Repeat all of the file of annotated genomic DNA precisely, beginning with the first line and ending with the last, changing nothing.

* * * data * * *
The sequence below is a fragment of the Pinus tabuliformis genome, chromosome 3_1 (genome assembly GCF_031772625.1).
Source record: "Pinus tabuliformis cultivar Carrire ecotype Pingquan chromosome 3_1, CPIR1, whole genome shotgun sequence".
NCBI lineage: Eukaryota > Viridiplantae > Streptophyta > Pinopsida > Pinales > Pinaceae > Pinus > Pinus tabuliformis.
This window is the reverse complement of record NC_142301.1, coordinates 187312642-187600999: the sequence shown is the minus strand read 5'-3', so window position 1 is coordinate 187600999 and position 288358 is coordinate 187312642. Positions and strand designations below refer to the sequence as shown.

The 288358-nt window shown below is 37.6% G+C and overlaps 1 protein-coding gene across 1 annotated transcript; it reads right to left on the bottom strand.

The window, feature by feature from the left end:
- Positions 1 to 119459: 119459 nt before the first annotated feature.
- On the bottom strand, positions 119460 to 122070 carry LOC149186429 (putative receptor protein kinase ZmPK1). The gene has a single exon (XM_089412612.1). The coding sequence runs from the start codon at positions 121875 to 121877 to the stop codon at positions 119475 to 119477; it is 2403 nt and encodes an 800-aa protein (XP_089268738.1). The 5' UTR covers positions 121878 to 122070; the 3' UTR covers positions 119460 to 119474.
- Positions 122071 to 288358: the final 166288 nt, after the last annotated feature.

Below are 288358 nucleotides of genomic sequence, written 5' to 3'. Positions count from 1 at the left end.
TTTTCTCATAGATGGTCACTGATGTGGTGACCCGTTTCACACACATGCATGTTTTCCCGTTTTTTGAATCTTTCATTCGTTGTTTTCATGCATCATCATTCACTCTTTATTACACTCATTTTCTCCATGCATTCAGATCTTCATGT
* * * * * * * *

The sequence below is a fragment of the Pinus tabuliformis genome, chromosome 3_1 (genome assembly GCF_031772625.1).
Source record: "Pinus tabuliformis cultivar Carrire ecotype Pingquan chromosome 3_1, CPIR1, whole genome shotgun sequence".
NCBI lineage: Eukaryota > Viridiplantae > Streptophyta > Pinopsida > Pinales > Pinaceae > Pinus > Pinus tabuliformis.
This window is the reverse complement of record NC_142301.1, coordinates 187312642-187600999: the sequence shown is the minus strand read 5'-3', so window position 1 is coordinate 187600999 and position 288358 is coordinate 187312642. Positions and strand designations below refer to the sequence as shown.

The 288358-nt window shown below is 37.6% G+C and overlaps 1 protein-coding gene across 1 annotated transcript; it reads right to left on the bottom strand.

The window, feature by feature from the left end:
- Positions 1 to 119459: 119459 nt before the first annotated feature.
- On the bottom strand, positions 119460 to 122070 carry LOC149186429 (putative receptor protein kinase ZmPK1). The gene has a single exon (XM_089412612.1). The coding sequence runs from the start codon at positions 121875 to 121877 to the stop codon at positions 119475 to 119477; it is 2403 nt and encodes an 800-aa protein (XP_089268738.1). The 5' UTR covers positions 121878 to 122070; the 3' UTR covers positions 119460 to 119474.
- Positions 122071 to 288358: the final 166288 nt, after the last annotated feature.

Below are 288358 nucleotides of genomic sequence, written 5' to 3'. Positions count from 1 at the left end.
TTTTCTCATAGATGGTCACTGATGTGGTGACCCGTTTCACACACATGCATGTTTTCCCGTTTTTTGAATCTTTCATTCGTTGTTTTCATGCATCATCATTCACTCTTTATTACACTCATTTTCTCCATGCATTCAGATCTTCATGT